The height of summer means crustaceans, be it prawns, crabs or lobsters, even cockles and clams are good at this time of year. During the summer months British coastal waters produce some of the finest shellfish in the world with lobsters from Scotland are probably being the king of all lobsters the world over. As fine as a lobster undoubtedly is, give me a crab any day. Be it a large Cornish cock crab, one from Dungeness or possibly better still, from this part of the world, a small, yet incredibly meaty Cromer crab, simply boiled in a good well flavoured court bouillon (sadly this rarely happens) and served with a crisp green salad, mayonnaise and brown bread and butter, what more could anyone ever ask for? Or there again what about a pint of brown shrimps for an afternoon snack with a cup of tea or a pint of bitter while watching the most noble of sports on the village green on a Sunday afternoon? While strolling through Cromer about this time last year I was torn between buying a freshly dressed crab or the brown shrimps, so I bought both, and gorgeous they were too!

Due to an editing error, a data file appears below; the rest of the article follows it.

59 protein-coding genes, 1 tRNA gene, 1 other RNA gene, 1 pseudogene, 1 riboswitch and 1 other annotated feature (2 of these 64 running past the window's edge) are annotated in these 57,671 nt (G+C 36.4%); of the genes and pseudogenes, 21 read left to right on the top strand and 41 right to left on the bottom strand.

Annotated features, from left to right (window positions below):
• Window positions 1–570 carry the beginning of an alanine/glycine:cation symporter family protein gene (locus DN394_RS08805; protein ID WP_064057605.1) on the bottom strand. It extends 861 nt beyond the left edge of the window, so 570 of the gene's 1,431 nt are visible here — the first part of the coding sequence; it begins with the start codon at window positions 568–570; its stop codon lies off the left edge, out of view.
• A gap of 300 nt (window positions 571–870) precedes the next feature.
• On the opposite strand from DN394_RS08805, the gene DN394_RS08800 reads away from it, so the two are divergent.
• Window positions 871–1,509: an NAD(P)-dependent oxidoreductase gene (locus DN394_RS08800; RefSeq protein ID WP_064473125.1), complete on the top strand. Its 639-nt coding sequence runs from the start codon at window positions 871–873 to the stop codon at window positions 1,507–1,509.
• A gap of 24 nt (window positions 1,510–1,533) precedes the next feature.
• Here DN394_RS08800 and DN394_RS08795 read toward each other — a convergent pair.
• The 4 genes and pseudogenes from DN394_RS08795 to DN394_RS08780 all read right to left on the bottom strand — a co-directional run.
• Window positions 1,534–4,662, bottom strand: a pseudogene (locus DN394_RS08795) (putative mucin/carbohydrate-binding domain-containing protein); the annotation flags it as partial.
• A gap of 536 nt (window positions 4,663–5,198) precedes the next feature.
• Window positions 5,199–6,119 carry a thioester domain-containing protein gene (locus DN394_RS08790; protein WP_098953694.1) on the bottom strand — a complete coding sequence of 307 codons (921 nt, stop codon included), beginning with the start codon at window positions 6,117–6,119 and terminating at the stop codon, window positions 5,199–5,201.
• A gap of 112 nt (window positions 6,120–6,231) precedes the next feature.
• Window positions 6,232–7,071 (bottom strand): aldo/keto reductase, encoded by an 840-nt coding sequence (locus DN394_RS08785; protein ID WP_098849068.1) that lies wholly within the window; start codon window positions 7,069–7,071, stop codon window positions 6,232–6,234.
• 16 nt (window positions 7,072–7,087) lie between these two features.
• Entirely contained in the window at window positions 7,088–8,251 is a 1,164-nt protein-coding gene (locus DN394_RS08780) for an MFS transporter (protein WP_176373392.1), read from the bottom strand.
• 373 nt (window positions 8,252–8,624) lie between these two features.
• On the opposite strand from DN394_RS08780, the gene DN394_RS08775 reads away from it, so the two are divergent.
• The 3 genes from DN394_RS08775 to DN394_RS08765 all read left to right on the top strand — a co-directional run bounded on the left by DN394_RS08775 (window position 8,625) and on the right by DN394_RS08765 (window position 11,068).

Sadly, and all too often we overcook shellfish, when cooking any shellfish it is sufficient to plunge it into a strongly flavoured boiling court bouillon, quickly bringing it back it to the boil and as soon as it returns to the boil, remove it from the heat then allow it to go cold in the bouillon in which it was cooked. The difference is incredible! If possible eat the day it has been cooked and before it has been refrigerated it will be so much more succulent.

 

When shelling the likes of prawns, crabs, lobsters etc., never throw the shells away ~ make a stock from them and if you can’t be bothered then let me know I’ll come and get them from you! Toss your pasta in a stock made from the shrimp shells reduced with cream, or what about reducing the crab stock right down and adding it to a little mayonnaise, possibly some diced tomato and finely chopped chives too and serving it with your next dressed crab?